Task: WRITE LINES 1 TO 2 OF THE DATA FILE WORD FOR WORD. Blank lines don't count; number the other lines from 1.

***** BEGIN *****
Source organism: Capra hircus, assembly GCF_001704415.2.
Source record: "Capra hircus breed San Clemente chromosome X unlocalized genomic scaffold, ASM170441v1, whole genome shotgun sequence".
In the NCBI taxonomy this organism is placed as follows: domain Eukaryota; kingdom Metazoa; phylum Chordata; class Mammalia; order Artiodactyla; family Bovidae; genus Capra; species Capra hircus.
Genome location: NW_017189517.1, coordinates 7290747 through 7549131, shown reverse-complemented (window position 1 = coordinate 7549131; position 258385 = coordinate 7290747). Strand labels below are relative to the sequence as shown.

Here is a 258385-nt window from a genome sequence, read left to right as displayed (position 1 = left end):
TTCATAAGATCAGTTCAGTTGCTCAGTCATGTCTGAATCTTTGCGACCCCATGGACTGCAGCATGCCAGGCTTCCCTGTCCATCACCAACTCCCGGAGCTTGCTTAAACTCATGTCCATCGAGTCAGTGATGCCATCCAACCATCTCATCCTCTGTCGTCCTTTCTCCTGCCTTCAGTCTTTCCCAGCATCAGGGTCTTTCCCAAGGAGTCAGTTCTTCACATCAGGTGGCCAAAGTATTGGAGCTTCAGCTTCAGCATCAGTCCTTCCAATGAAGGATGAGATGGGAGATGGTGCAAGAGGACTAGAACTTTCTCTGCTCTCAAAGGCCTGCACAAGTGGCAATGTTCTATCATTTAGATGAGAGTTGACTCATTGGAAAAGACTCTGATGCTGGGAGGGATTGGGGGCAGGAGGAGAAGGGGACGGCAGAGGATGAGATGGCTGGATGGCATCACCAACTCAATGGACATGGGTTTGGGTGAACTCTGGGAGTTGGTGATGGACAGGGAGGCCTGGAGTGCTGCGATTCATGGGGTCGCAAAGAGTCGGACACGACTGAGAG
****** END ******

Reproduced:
Source organism: Capra hircus, assembly GCF_001704415.2.
Source record: "Capra hircus breed San Clemente chromosome X unlocalized genomic scaffold, ASM170441v1, whole genome shotgun sequence".